University of Michigan
News for Faculty and Staff

December 18, 2017

Engineering professor appointed interim dean at Rackham

August 7, 2017

Engineering professor appointed interim dean at Rackham

Topic: Campus News

Michael J. Solomon, professor of chemical engineering, will serve as interim dean and interim vice provost for academic affairs — graduate studies for the University of Michigan's Rackham Graduate School.

His appointment, effective Aug. 1, was authorized by Paul N. Courant, interim provost and executive vice president for academic affairs. The appointment will be reported to the Board of Regents at its September meeting.

Michael Solomon

Solomon follows Carol A. Fierke, who in June was named provost and executive vice president at Texas A&M University.

"Professor Solomon is an accomplished researcher, teacher and administrator. His prior service as associate dean at Rackham gives him experience and perspective on the graduate school and its missions," says Courant.

"Professor Solomon is held in high regard by his colleagues across the university. He is well suited to this role, with its emphasis on outstanding graduate education and cross-campus collaborations to support it. I am grateful for his willingness to serve."

Solomon has 20 years of service at U-M, having joined the College of Engineering faculty as an assistant professor of chemical engineering in 1997. He was a Dow Corning Assistant Professor from 2000-03. He became an associate professor in 2003 and full professor in 2009, teaching macromolecular science and engineering as well as chemical engineering. From 2013-2017, he served as associate dean for academic programs and initiatives at Rackham.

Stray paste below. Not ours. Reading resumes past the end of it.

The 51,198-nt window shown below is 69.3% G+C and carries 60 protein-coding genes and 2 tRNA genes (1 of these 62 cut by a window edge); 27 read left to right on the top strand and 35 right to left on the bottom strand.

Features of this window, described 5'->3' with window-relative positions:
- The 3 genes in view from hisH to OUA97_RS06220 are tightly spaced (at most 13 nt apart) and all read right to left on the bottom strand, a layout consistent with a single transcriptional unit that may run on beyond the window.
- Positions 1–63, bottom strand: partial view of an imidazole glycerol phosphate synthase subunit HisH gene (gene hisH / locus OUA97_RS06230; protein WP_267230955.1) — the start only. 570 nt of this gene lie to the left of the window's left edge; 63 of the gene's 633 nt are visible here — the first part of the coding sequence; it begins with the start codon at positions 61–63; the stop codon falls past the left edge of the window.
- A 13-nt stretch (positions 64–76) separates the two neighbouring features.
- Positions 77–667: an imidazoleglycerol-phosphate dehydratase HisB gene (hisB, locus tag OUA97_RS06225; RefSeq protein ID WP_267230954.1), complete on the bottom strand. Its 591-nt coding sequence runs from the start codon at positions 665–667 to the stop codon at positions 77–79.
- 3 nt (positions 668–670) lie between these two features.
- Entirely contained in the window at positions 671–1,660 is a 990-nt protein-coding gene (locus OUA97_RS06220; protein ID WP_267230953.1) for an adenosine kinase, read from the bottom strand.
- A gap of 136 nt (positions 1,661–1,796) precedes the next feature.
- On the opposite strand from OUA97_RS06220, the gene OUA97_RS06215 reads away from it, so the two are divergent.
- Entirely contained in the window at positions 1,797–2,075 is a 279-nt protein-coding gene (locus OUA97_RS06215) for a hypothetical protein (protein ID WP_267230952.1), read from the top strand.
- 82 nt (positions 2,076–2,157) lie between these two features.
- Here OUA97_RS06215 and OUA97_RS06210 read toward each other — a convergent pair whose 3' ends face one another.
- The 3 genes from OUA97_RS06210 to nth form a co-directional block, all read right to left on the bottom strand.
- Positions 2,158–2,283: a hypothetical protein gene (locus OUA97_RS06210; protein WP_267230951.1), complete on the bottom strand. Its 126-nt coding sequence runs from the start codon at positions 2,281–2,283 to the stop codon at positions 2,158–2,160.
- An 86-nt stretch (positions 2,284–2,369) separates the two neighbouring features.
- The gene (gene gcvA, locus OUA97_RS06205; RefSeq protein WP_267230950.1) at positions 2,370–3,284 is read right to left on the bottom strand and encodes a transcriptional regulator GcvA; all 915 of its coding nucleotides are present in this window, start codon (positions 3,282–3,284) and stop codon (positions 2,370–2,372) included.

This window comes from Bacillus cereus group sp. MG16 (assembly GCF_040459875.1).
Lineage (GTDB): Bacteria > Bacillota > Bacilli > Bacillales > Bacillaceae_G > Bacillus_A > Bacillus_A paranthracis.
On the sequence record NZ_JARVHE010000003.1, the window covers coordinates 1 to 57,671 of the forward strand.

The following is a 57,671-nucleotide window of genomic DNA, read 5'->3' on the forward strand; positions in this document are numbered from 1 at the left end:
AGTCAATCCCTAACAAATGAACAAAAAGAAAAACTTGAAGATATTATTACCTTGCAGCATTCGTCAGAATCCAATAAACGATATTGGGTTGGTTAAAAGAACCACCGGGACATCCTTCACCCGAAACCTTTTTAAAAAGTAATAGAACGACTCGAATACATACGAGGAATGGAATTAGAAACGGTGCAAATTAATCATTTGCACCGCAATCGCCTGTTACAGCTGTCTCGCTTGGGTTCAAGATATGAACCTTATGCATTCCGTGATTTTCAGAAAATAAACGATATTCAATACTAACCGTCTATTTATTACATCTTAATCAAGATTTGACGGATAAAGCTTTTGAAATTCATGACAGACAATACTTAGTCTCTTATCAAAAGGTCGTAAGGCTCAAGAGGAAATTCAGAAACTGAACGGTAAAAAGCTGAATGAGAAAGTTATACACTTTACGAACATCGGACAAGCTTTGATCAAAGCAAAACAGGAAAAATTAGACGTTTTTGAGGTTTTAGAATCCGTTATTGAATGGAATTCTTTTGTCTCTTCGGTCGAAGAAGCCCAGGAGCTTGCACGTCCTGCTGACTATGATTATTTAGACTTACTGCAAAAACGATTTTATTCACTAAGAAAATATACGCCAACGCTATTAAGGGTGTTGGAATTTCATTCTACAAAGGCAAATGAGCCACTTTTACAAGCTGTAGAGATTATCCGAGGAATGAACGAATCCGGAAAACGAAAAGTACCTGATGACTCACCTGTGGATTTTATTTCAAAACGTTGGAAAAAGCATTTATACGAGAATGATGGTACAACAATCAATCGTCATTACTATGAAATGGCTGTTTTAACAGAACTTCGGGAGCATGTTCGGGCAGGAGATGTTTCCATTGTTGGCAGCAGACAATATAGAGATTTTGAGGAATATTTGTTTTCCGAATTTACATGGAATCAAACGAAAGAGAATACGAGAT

"I am looking forward to working with my colleagues at Rackham to advance graduate education at the University of Michigan, as well as with the many faculty, staff and students across campus with whom we collaborate and partner," says Solomon.

Solomon has received numerous faculty awards including U-M's Henry Russel Award in 2003 and Faculty Recognition Award in 2008, the College of Engineering's Education Excellence Award in 2010. In 2016, he was elected a fellow of the American Association for the Advancement of Science.

Prior to joining U-M, Solomon was a postdoctoral research fellow at the University of Melbourne, Australia. He received his Bachelor of Science degree in chemical engineering and economics from the University of Wisconsin at Madison in 1990, and his doctorate in chemical engineering from the University of California at Berkeley in 1996.

He was a Rotary Foundation International Fellow in economics at the Université d'Aix-Marseille II, Aix-en-Provence, France from 1990-1991.

Solomon's research interests are in the area of complex fluids — soft materials with properties intermediate between fluids and solids. His research group has developed and applied 3-D confocal microscopy methods to study the soft matter phenomena of self-assembly, gelation and the biomechanics of bacterial biofilms.

His teaching interests have included development of undergraduate courses in polymer science and engineering, molecular engineering and chemical engineering process economics, as well as graduate electives in nano and colloidal assembly and light scattering.

Solomon previously chaired the Society of Rheology's Education Committee and its Metzner Award Committee as well as the Fluid Mechanics Programming Committee of the American Institute of Chemical Engineers. He currently serves as an elected member-at-large for the Society of Rheology's executive committee.